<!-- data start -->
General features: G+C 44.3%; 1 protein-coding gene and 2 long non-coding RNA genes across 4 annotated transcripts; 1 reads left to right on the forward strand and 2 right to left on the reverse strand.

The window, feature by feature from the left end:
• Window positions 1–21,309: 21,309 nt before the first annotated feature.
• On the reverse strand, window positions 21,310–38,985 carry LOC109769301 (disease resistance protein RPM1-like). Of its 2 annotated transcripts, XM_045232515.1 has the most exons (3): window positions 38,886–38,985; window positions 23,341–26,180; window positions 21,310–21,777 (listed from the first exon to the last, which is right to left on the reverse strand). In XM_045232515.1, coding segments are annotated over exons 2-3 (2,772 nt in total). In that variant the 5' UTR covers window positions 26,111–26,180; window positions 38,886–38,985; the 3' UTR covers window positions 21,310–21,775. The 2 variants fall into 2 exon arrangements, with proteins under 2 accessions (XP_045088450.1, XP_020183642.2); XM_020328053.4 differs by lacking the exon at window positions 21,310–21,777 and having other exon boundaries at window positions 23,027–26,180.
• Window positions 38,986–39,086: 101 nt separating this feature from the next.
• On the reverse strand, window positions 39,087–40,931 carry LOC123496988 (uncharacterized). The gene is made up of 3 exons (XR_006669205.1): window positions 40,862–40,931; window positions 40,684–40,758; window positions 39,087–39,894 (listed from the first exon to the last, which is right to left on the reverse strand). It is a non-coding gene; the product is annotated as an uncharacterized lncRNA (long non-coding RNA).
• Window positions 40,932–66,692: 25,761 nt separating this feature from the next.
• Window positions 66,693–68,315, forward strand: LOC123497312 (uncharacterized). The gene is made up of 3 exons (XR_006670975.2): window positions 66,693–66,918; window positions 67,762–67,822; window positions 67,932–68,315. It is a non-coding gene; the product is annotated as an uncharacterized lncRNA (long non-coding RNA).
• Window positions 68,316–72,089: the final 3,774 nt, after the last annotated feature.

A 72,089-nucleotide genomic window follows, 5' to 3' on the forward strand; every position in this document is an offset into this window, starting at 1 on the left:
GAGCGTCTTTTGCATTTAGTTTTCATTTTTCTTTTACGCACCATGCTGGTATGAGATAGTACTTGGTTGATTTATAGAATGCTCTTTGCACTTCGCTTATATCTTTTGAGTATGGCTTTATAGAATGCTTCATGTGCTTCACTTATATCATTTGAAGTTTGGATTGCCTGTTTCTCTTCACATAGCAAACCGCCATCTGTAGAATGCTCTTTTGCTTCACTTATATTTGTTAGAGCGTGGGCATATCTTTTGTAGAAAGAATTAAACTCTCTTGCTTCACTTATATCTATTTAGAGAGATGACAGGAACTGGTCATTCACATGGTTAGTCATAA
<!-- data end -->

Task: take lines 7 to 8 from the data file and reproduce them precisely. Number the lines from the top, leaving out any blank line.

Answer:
• Window positions 40,932–66,692: 25,761 nt separating this feature from the next.
• Window positions 66,693–68,315, forward strand: LOC123497312 (uncharacterized). The gene is made up of 3 exons (XR_006670975.2): window positions 66,693–66,918; window positions 67,762–67,822; window positions 67,932–68,315. It is a non-coding gene; the product is annotated as an uncharacterized lncRNA (long non-coding RNA).